Spielberg would finally win a Best Director and Best Picture Oscar for Schindler’s List in 1994, and was most recently nominated in the directing category for Lincoln in 2013.


The five films nominated for Best Picture — The Color Purple, Kiss of the Spider Woman, Prizzi’s Honor, Out of Africa, and Witness — have all managed to hold on to critical respectability years later, though it’s safe to say their popularity has waned over the decades.

There are other films from 1985, such as Back to the Future, Brazil, and The Purple Rose of Cairo, which were nominated in Best Original Screenplay, that have seen their reputations increase by comparison, and many films of that year that are still talked about today — After Hours, Desert Hearts, Lost in America, Shoah, and To Live and Die in L.A. — weren’t even nominated.


The lineup of films and stars nominated this year have some degree of symmetry and expansion with the 1986 ceremony toppers. While there was one movie centered on people of color — The Color Purple – this year offers three: Fences, Hidden Figures, and Moonlight.

The epic biopic, represented by Out of Africa in 1985, is represented today by Hidden Figures, Hacksaw Ridge and Lion.


Back then, two Best Actress nominees played real figures: Meryl Streep as a slightly fictionalized version of writer Karen Blixen in Out of Africa, and Jessica Lange as singer Patsy Cline in Sweet Dreams.

This year offers three Best Actress nominees drawn from real life: Streep again as Florence Foster Jenkins, Natalie Portman as Jacqueline Kennedy in Jackie, and Ruth Negga as Mildred Loving in Loving.


Damien Chazelle, director of the most-nominated film this year, La La Land, has repeatedly cited the musicals of Jacques Demy as an influence on his big hit.

Demy was still alive and working during 1985, and released an ambitious but lesser-known musical that year, Parking, a modernized version on the tale of Orpheus, which itself was conceived as tribute to a film and filmmaker dear to Demy, Jean Cocteau’s Orphee.

In another odd convergence, Demy’s wife, Agnes Varda, released a film that same year that also missed Academy recognition, Vagabond, with Sandrine Bonnaire, who won the French equivalent of the Oscar (the Cesar) for her performance, and would later become involved and have a daughter with the Best Actor winner that season, Kiss of the Spider Woman star William Hurt!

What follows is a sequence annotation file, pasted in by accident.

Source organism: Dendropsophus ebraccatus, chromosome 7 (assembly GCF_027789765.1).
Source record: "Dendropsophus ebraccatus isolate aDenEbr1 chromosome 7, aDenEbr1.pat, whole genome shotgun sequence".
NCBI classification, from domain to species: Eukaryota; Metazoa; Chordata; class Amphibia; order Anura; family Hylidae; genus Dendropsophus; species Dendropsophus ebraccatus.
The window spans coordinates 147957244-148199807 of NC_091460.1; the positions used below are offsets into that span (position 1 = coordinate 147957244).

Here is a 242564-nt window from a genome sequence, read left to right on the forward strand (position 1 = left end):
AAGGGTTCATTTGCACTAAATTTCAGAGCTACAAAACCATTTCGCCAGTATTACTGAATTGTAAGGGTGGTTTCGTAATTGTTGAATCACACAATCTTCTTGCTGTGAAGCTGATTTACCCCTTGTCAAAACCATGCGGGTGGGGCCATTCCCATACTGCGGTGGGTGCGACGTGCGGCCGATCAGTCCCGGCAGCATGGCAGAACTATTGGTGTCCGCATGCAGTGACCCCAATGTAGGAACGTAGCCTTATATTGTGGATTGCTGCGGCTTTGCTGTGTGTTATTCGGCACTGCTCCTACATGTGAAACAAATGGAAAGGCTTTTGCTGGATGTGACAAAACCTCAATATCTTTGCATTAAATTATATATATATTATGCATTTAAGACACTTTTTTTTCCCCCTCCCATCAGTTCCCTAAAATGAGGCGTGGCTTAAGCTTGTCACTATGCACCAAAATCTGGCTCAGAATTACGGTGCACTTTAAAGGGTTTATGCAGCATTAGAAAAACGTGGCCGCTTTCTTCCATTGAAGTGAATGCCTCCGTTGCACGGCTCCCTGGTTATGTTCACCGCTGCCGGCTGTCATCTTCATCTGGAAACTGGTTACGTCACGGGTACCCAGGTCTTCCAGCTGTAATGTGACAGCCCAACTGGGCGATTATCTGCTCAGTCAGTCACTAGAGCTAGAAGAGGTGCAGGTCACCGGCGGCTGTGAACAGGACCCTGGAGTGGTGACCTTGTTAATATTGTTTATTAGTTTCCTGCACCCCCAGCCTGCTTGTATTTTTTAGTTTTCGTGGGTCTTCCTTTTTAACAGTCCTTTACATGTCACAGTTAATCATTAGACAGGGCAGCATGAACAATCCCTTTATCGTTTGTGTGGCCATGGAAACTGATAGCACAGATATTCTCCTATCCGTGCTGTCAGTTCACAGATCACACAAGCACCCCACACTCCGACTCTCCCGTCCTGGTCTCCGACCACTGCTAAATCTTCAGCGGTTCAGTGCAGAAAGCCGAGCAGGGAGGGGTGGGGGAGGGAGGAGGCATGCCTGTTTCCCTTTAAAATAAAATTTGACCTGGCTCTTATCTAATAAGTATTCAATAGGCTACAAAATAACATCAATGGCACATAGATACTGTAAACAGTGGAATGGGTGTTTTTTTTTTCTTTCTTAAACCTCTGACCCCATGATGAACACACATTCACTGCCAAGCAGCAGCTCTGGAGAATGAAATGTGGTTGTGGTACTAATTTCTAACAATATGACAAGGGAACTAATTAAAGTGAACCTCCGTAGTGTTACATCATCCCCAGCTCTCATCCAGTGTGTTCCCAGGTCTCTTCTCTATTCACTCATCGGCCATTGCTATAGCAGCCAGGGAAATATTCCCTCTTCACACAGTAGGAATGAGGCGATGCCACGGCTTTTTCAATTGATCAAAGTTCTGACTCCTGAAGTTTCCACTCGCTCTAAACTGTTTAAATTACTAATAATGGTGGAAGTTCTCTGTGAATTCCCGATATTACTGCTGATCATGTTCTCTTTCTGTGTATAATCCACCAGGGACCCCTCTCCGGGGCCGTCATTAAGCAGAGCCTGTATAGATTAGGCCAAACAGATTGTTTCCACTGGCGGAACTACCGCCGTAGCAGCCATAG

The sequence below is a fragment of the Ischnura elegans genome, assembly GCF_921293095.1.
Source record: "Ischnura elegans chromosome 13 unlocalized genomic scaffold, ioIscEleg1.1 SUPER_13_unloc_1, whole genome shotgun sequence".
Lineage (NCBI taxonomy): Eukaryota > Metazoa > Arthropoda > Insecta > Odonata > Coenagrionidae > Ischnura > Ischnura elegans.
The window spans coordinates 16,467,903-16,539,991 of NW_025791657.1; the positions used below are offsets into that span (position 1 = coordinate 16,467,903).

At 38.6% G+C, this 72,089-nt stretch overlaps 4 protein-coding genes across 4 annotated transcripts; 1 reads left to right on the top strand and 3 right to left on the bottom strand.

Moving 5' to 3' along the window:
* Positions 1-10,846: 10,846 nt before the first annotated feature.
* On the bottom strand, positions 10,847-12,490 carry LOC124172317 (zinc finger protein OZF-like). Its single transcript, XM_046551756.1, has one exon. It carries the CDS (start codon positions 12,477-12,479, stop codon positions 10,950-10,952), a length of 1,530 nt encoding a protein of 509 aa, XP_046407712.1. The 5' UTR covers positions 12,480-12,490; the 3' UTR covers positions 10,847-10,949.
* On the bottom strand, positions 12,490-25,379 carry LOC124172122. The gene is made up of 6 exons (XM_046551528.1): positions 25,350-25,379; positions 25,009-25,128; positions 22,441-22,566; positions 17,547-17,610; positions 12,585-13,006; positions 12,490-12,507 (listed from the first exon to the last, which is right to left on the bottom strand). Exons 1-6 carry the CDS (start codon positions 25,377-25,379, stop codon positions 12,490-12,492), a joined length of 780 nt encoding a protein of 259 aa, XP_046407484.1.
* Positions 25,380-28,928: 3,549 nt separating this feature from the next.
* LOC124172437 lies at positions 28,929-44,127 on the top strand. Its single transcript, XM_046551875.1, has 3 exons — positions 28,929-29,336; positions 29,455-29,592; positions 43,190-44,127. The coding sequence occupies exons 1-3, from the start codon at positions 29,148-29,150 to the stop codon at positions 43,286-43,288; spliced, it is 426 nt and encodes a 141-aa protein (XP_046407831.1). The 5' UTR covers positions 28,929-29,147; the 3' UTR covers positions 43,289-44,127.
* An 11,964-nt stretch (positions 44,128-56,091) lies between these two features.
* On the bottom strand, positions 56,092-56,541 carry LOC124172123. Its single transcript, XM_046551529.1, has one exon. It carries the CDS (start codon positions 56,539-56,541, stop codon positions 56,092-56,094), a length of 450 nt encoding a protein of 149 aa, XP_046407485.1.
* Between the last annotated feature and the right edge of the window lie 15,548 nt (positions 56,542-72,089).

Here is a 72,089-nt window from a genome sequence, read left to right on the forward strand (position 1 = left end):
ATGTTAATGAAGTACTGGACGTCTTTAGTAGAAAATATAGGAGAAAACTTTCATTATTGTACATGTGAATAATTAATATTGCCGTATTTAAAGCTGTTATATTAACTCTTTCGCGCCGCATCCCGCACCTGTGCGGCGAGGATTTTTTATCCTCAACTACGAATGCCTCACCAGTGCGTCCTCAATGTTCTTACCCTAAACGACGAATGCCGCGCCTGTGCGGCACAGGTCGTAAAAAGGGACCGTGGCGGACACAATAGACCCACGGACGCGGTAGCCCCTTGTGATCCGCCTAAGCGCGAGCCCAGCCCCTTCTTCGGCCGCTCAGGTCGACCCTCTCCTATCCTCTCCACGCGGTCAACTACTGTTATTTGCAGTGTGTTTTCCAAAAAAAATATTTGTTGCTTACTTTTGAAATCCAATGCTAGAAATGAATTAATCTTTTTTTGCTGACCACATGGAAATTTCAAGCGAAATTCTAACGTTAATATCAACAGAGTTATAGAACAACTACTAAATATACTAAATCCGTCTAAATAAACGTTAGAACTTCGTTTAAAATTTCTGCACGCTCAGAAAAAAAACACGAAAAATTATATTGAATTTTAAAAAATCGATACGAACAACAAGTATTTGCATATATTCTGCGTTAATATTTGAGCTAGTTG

The Academy Awards ceremony and telecast is not just an event to publicize the film industry, it is also in a sense a significant fundraiser for the most dominant art form of the 20th century and beyond.

The revenue generated from sponsorships and broadcasts and licensing helps to pay for an exhaustive archive of films and film literature available for public access, as well as preservation of early and rare films that have been in danger of being lost from damage or deterioration.

In short, the three hours plus that we sit at home and either applaud or snark over each year have made it possible to save early forgotten works by women and minority filmmakers left behind by history, to provide 35mm prints to museums and other programmers, and to maintain the legacies, good and regrettable, that this medium has generated, for everyone the world over to revisit.


So while not all of us at Night Flight will be watching the show on February 26th, or the films in contention, we’ll be benefiting in other ways from this night of recognition for years to come.

Watch “Take Off to the Academy Awards,” see more clips of the contenders, and learn about our panel’s other category picks, right now on Night Flight Plus!


About Marc Edward Heuck

Marc Edward Heuck is a writer and cultural historian best known as the Movie Geek from Comedy Central's "Beat the Geeks." He was an associate producer and researcher for Robert Rodriguez' "The Director's Chair" interview series on the El Rey network. He created the eclectic blog The Projector Has Been Drinking, and his screening series Cinema Tremens revived many rarely-exhibited films, featuring interviews with their creators and champions. He has recorded more than ten DVD commentary tracks, and has been a memorable guest on many podcasts. He cites discovering "Ladies and Gentlemen The Fabulous Stains" on "Night Flight" as one of the significant milestones of his cultural evolution.